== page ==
Watercolor paper isn't the only surface you can paint on. There are now numerous surfaces on which a watercolorist can paint.
I can remember many years ago, there weren't even any acid free papers on which to paint, and if you see some of the exhibits in museums of famous painters that were doing watercolor sketches in preparation for their oil paintings, the watercolor paper has turned yellowish brown due to the acid content of the fiber.
For many years now, there have been wonderful strides in making paper with cotton and linen fibers. We still call it "paper", but it is actually "rag". It is made in the same way that watercolor paper is made, but not from wood pulp like the original papers used
There are also buffers added to paper to keep it from turning yellow. They are used on wood pulp papers, but the most important thing is that the paper be lignin free. Watercolor paper I have tried and recommend highly (remember that each paper has different qualities and your approach to painting, as well as the result, will be different) are all acid free "rag" papers. Most of them come in 90 lb., 140 lb., 300 lb.
All papers, except Bockingford and the Strathmore Board, are made with different surfaces…..Hot Press (very smooth), Cold Press (slight texture) and Rough (self explanatory!)
- D'Arches: a handmade watercolor paper from France. It has a nice texture and doesn’t appear to have a waffle-iron print on it (as some of the cheaper papers that come in tablets)
- Waterford: made by T.H. Saunders Co from England. This one is made in 200 lb, as well as the other weights. Its texture is very much the same as d'Arches, and is a bit whiter in appearance, allowing for more brilliance to the finished work.
- Bockingford: this is made by St. Cuthbert's Mill in England, and is advertised to be a student grade paper. It is a brilliant white cotton fiber, and feels somewhat like a blotter, but the amazing thing is that it does not absorb the pigments, as do other papers. This allows for more correction by the artist. The downside is that glazing one color over another is very difficult, but can be done carefully. Direct painting works better on this surface than glazing.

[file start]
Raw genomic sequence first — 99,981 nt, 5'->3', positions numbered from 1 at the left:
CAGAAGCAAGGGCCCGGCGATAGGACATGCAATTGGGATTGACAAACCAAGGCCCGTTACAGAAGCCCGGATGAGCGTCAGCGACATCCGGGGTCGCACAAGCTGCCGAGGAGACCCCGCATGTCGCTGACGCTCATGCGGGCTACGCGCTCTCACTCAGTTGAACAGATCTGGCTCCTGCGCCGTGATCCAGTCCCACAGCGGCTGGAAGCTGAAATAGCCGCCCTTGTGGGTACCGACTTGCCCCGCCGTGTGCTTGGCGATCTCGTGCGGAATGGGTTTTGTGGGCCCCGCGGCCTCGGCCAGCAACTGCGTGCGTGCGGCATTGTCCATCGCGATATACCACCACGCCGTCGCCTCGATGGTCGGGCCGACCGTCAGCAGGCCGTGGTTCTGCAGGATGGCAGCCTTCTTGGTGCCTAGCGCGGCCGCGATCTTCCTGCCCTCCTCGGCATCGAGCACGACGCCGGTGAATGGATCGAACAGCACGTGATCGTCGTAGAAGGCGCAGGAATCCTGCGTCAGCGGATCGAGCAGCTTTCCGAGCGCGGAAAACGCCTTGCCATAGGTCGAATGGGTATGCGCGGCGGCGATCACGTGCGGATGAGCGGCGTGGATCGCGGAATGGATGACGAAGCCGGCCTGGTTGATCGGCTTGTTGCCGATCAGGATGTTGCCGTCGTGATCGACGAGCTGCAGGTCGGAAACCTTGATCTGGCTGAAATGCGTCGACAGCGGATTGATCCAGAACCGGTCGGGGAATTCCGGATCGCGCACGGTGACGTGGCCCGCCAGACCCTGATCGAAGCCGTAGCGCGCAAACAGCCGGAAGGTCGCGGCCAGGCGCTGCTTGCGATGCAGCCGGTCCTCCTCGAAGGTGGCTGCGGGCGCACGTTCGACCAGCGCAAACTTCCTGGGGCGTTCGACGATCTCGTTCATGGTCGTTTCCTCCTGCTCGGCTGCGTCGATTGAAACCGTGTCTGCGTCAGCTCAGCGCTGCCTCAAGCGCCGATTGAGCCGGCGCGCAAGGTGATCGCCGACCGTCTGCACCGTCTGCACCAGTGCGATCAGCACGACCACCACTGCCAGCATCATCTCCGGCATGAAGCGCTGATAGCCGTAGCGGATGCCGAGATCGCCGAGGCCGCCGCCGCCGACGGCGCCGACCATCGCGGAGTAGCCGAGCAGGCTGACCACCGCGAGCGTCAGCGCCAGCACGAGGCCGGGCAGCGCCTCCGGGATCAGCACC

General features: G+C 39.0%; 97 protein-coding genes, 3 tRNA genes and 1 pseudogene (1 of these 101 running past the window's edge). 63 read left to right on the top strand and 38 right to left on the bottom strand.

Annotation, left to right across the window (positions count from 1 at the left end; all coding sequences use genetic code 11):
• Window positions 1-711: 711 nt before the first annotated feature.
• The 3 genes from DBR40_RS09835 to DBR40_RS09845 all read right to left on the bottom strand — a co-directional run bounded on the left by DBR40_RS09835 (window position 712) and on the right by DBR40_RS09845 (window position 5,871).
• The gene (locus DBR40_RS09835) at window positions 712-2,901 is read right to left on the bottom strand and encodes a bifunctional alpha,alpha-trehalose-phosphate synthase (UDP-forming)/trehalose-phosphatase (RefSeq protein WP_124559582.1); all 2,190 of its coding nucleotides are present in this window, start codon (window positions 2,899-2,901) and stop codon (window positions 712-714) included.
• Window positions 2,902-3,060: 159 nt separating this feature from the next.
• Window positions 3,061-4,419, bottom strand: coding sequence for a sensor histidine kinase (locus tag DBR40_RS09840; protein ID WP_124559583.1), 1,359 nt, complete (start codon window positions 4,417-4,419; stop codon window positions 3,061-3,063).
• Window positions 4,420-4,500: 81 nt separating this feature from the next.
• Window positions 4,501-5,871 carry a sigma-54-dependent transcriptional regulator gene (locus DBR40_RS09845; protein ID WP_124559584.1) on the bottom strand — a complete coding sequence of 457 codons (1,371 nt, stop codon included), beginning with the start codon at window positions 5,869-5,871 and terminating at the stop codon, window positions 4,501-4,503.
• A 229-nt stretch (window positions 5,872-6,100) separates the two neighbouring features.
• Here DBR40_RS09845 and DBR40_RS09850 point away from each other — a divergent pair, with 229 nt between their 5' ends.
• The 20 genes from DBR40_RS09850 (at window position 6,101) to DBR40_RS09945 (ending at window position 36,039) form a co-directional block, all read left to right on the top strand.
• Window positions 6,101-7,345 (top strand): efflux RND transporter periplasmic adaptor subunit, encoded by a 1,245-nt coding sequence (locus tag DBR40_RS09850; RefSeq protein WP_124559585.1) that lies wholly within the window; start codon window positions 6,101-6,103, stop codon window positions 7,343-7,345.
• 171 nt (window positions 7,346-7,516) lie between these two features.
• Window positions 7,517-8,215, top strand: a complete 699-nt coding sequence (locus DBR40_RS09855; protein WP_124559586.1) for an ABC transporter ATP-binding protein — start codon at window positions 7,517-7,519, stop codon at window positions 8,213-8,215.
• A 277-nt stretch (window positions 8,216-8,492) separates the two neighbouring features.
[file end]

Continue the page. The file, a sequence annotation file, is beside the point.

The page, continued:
- Series #500 Strathmore Illustration Board (paint either side): I discovered this surface for watercolor back in the 1980's when I felt I wanted a change. It is bright white. It also does not absorb the pigment; therefore, corrections are easily made. Glazing is difficult. I painted a series of crystal, broken glass, and shiny subjects on this paper and it was very effective.
- Fabriano: This is an Italian bright white paper and is very popular with many famous artists. It comes in several qualities: Fabriano Artistico, Fabriano Uno, Fabriano Studio, (the most modest price for students). Fabriano has expanded its collection to include one called Soft Press.
- R-TISTX watercolor board is a very unique and revolutionary watercolor surface with a proprietary, patented and specially formulated acid-free, archival PH neutral coating. This surface delivers the artist beautiful, bright and true color intensity.
- Claybord®- It comes in a textured and a smooth surface (very difficult to use with watercolor, but possible....see my paintings on this surface and my demo on it.
- Watercolor Canvas, made by Fredrix, another wonderful surface that doesn't require matting and glazing. On this site you will see many paintings on this surface. One of my e-books discusses it in detail.
Learning the Basics of Watercolor
Painting Flowers in Watercolor
Painting on Watercolor Canvas